At the Women In Science exhibition organized by the Embassy of France and Insitut Francais, Nigeria, the focus is on highlighting women in science, but the message centers on fostering digital access for women to thrive in Science, Technology, Engineering and Mathematics (STEM).
The exhibition chronicles ten female scientists, five French scientists, and five African scientists, one from Nigeria, in recognition of the significant discoveries and research women have contributed to the field of science over the years.
It is in line with the United Nations 2023 theme for International Women’s Day, DigitALL Innovation and Technology for Gender Equality.
Women In Science is a reminder that though there seems to be a low presence of women in global science, there are more of women sciences than we thought of, and even African women scientists. Hence, the need to highlight them. There is Lesotho’s Tebello Nyokong contribution to nanotechnology and photochemotherapy which paved the way for safer cancer detection and treatment, an alternative that kills cancer cells in the body without damaging other cells. Kenya’s Wangari Muta Maathai, founded the Green Belt movement, the largest movement against deforestation that helped plant over 50 million trees, and fight for humans’ rights and in particular women rights.
Madagascan, Zara Randriamanakoto co-founded the Malagasy Astronomy and Space Science association to promote astronomy among young students, and the global movement Ikala STEM that rallies about 300 women scientists across four continents that inspire girls and women to a career in science. She is one of the two female astrophysicists in Madagascar, and is currently investigating the formation, evolution and disruption mechanisms of massive star clusters. Francine Ntoumi worked to prevent the spread of diseases like Ebola, leading a project for the EU to fight the Ebola virus epidemic. She also started the project to encourage young girls to study sciences called Femmes & Sciences. Finally, Nigeria’s Ekanem Nkpi Braide credited with the eradication of guinea worm in Nigeria. Braide is also the current and first female president of the Nigerian Academy of Science since its establishment in 1944. All ten women received global science awards for the contributions to science.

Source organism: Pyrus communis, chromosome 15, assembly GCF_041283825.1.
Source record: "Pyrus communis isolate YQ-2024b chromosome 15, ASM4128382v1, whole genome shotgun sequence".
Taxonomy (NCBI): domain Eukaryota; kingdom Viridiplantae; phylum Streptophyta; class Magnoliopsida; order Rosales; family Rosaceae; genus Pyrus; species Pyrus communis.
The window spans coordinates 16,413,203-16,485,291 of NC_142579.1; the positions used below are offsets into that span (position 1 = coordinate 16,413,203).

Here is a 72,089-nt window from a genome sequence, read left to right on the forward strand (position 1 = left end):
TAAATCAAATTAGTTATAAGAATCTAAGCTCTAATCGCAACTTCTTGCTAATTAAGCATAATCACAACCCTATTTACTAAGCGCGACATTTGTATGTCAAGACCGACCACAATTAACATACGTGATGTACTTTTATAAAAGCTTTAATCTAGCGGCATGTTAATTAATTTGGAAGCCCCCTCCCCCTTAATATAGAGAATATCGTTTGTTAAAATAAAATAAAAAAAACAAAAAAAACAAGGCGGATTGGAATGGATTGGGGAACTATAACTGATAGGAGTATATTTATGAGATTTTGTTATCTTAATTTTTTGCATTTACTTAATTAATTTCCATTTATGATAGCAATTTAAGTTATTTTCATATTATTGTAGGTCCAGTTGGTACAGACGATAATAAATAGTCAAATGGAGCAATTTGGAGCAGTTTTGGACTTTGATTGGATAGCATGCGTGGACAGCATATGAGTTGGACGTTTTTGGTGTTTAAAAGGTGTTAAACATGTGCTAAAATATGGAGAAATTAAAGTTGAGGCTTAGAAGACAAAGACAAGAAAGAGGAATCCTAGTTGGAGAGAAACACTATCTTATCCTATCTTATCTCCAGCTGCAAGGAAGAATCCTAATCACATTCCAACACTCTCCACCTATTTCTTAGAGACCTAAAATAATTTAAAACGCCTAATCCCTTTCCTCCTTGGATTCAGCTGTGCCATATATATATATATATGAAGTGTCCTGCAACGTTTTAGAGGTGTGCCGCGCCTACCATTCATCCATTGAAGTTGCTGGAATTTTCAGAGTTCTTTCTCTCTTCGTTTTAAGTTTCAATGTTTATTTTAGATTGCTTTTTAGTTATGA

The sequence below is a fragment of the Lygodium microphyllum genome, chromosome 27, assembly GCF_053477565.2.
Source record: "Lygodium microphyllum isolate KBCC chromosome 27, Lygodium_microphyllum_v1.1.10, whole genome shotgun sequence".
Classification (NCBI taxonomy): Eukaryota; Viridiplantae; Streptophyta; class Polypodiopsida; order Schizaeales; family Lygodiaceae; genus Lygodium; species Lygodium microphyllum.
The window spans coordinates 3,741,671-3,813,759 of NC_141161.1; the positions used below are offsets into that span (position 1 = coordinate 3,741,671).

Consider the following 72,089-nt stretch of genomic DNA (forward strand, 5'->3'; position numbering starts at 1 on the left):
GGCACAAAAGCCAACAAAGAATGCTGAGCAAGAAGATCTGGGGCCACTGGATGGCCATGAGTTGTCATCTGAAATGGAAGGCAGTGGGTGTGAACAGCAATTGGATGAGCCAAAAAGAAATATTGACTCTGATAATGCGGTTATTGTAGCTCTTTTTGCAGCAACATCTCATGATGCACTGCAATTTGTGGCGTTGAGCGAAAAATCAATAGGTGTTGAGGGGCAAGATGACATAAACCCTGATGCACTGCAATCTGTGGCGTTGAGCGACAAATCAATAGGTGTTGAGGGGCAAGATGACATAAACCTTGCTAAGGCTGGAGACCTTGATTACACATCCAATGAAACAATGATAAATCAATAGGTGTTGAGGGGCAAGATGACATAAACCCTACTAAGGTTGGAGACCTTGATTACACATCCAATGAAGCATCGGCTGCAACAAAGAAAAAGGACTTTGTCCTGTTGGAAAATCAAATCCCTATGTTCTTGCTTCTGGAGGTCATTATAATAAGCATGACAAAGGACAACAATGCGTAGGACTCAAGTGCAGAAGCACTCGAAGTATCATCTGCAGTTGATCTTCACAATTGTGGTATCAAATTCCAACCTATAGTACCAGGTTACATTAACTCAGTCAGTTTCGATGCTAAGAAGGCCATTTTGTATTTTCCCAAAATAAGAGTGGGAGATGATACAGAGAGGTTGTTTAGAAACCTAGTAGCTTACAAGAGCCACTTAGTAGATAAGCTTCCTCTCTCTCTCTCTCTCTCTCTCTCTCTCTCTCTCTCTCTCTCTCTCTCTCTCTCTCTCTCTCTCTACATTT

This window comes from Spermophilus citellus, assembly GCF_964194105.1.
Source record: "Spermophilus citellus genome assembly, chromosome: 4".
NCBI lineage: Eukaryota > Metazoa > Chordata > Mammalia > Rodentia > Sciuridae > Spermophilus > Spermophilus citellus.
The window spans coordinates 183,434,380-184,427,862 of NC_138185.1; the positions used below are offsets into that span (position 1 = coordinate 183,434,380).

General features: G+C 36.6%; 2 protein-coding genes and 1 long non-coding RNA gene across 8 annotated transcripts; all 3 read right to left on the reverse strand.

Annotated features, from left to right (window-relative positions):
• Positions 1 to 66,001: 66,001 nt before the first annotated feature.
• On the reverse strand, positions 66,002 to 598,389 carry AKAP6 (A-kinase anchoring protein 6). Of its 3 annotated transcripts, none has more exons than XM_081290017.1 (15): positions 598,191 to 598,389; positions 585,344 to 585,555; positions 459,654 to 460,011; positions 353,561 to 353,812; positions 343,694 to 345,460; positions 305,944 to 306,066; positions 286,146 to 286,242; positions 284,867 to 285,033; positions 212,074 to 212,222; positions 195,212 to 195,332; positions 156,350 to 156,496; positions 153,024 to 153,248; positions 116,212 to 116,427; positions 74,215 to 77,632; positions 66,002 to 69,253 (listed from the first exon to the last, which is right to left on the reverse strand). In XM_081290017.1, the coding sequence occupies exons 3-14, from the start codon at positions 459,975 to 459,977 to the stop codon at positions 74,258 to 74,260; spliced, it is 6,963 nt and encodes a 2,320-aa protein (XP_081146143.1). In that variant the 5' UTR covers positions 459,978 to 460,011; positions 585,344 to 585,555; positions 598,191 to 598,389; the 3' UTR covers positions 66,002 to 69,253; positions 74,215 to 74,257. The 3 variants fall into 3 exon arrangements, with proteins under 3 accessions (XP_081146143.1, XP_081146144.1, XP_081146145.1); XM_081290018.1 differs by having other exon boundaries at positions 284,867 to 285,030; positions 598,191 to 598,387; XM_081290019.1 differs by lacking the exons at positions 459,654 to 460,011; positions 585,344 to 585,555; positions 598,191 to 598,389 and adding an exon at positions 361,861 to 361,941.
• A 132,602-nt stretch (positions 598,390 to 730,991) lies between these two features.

In fact, a 16-year-old Nigerian girl, Faith Odunsi last year (2021), became the world mathematics champion, after she won the Global Open Mathematics Tournament.
However, in Africa, and specifically Nigeria, the number of Africa women in science is not translating to an increased number of women in science. This is for a number of reasons, the lack of access to education, inadequate access basic science education and infrastructure, as well as low access to digital technology.
Hence, TECH HER’s CEO, Chioma Agwuegbo’s challenge to the exhibition’s attendees to support enhancement of women’s/girls’ access to DigiTech.
“There cannot be digital innovation without access. There cannot be digital innovation without infrastructure. My organization runs a digital inclusive project that has so far reached 19 schools in peri-urban communities in Abuja. In some of these schools, the children sit on the floor. some of these schools are not connected to the national grid.
“I want to enjoin every one of here today, every time you look at the images, think of the practical, sustainable ways we can engage and shift the needle on access. Think of sustainable, practical and innovative ways, we can engage with our partners, be it local or international to ensure that we have more girls in classrooms who are safe, beyond signing treaties and signing of partnerships.”
In her message to young Nigerian girls, the French Ambassador to Nigeria and ECOWAS, Emmanuelle Blatmann, reassured them they can be anything they want to be in the field of science, regardless of naysayers who may claim it’s a field for the opposite sex. “You can thrive in the whatever sector you want. It is not because you are a woman that you cannot do it. Everything is for you.”
To women everywhere she urged to go into politics. “My only regret is the very small number of women in politics. I think it is important this change over the years. I know some women don’t want to go into politics because it can be a tough sector. But, if you really want to change things, we need women who want to go into politics. We also need men who are He for Shes that are believers in women and are willing to support them,” concluded Blatmann.